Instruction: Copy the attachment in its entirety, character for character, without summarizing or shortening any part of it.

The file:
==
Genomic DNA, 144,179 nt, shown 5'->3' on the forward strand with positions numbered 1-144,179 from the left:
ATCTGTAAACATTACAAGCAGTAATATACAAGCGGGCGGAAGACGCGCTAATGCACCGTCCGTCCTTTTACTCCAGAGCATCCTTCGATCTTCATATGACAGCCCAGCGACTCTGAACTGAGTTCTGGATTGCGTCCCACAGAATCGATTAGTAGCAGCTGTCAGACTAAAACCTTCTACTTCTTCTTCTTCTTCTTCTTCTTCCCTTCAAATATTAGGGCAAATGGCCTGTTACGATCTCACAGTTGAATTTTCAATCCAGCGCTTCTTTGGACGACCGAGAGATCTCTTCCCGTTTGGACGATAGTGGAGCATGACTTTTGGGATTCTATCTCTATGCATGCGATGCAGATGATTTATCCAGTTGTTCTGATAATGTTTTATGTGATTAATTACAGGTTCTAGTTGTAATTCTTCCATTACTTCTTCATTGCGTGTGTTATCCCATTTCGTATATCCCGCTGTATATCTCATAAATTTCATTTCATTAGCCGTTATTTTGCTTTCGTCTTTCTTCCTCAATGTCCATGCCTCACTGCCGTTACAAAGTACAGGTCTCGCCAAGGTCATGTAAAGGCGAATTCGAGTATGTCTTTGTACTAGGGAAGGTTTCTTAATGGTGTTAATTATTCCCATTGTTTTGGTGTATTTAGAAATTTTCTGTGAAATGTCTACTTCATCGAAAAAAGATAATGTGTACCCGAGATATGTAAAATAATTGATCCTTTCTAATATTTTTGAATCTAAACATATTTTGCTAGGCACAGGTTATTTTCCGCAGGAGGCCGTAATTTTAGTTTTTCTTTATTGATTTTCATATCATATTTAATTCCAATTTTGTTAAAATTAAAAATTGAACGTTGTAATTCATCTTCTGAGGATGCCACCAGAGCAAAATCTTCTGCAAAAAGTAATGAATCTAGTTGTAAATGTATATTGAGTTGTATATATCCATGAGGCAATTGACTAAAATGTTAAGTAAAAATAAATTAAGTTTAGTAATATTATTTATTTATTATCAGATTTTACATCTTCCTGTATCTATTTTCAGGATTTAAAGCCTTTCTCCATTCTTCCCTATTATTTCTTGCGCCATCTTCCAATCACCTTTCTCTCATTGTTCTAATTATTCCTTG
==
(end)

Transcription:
Genomic DNA, 144,179 nt, shown 5'->3' on the forward strand with positions numbered 1-144,179 from the left:
ATCTGTAAACATTACAAGCAGTAATATACAAGCGGGCGGAAGACGCGCTAATGCACCGTCCGTCCTTTTACTCCAGAGCATCCTTCGATCTTCATATGACAGCCCAGCGACTCTGAACTGAGTTCTGGATTGCGTCCCACAGAATCGATTAGTAGCAGCTGTCAGACTAAAACCTTCTACTTCTTCTTCTTCTTCTTCTTCTTCCCTTCAAATATTAGGGCAAATGGCCTGTTACGATCTCACAGTTGAATTTTCAATCCAGCGCTTCTTTGGACGACCGAGAGATCTCTTCCCGTTTGGACGATAGTGGAGCATGACTTTTGGGATTCTATCTCTATGCATGCGATGCAGATGATTTATCCAGTTGTTCTGATAATGTTTTATGTGATTAATTACAGGTTCTAGTTGTAATTCTTCCATTACTTCTTCATTGCGTGTGTTATCCCATTTCGTATATCCCGCTGTATATCTCATAAATTTCATTTCATTAGCCGTTATTTTGCTTTCGTCTTTCTTCCTCAATGTCCATGCCTCACTGCCGTTACAAAGTACAGGTCTCGCCAAGGTCATGTAAAGGCGAATTCGAGTATGTCTTTGTACTAGGGAAGGTTTCTTAATGGTGTTAATTATTCCCATTGTTTTGGTGTATTTAGAAATTTTCTGTGAAATGTCTACTTCATCGAAAAAAGATAATGTGTACCCGAGATATGTAAAATAATTGATCCTTTCTAATATTTTTGAATCTAAACATATTTTGCTAGGCACAGGTTATTTTCCGCAGGAGGCCGTAATTTTAGTTTTTCTTTATTGATTTTCATATCATATTTAATTCCAATTTTGTTAAAATTAAAAATTGAACGTTGTAATTCATCTTCTGAGGATGCCACCAGAGCAAAATCTTCTGCAAAAAGTAATGAATCTAGTTGTAAATGTATATTGAGTTGTATATATCCATGAGGCAATTGACTAAAATGTTAAGTAAAAATAAATTAAGTTTAGTAATATTATTTATTTATTATCAGATTTTACATCTTCCTGTATCTATTTTCAGGATTTAAAGCCTTTCTCCATTCTTCCCTATTATTTCTTGCGCCATCTTCCAATCACCTTTCTCTCATTGTTCTAATTATTCCTTG